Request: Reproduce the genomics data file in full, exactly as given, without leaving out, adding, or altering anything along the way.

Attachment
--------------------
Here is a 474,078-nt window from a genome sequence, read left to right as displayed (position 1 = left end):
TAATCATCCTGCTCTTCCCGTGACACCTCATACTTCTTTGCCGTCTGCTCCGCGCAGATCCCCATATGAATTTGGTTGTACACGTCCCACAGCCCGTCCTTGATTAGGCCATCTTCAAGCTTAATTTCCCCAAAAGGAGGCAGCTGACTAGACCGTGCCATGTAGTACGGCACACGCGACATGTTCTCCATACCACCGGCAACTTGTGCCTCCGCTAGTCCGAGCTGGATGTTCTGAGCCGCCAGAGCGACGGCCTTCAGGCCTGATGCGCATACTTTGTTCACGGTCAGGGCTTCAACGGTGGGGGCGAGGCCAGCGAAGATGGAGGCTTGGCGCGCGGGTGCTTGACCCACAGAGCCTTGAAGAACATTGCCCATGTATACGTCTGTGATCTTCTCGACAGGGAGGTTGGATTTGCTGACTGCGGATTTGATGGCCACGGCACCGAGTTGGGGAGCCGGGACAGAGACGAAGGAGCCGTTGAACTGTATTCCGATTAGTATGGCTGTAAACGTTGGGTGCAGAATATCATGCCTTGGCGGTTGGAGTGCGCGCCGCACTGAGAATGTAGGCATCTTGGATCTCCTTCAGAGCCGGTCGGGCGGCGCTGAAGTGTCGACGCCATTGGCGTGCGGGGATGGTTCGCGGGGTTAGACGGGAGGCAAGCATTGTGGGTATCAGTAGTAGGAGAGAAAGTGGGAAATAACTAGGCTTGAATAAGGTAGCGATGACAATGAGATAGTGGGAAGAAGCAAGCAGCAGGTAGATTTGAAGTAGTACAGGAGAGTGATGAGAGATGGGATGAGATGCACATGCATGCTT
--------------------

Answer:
Here is a 474,078-nt window from a genome sequence, read left to right as displayed (position 1 = left end):
TAATCATCCTGCTCTTCCCGTGACACCTCATACTTCTTTGCCGTCTGCTCCGCGCAGATCCCCATATGAATTTGGTTGTACACGTCCCACAGCCCGTCCTTGATTAGGCCATCTTCAAGCTTAATTTCCCCAAAAGGAGGCAGCTGACTAGACCGTGCCATGTAGTACGGCACACGCGACATGTTCTCCATACCACCGGCAACTTGTGCCTCCGCTAGTCCGAGCTGGATGTTCTGAGCCGCCAGAGCGACGGCCTTCAGGCCTGATGCGCATACTTTGTTCACGGTCAGGGCTTCAACGGTGGGGGCGAGGCCAGCGAAGATGGAGGCTTGGCGCGCGGGTGCTTGACCCACAGAGCCTTGAAGAACATTGCCCATGTATACGTCTGTGATCTTCTCGACAGGGAGGTTGGATTTGCTGACTGCGGATTTGATGGCCACGGCACCGAGTTGGGGAGCCGGGACAGAGACGAAGGAGCCGTTGAACTGTATTCCGATTAGTATGGCTGTAAACGTTGGGTGCAGAATATCATGCCTTGGCGGTTGGAGTGCGCGCCGCACTGAGAATGTAGGCATCTTGGATCTCCTTCAGAGCCGGTCGGGCGGCGCTGAAGTGTCGACGCCATTGGCGTGCGGGGATGGTTCGCGGGGTTAGACGGGAGGCAAGCATTGTGGGTATCAGTAGTAGGAGAGAAAGTGGGAAATAACTAGGCTTGAATAAGGTAGCGATGACAATGAGATAGTGGGAAGAAGCAAGCAGCAGGTAGATTTGAAGTAGTACAGGAGAGTGATGAGAGATGGGATGAGATGCACATGCATGCTT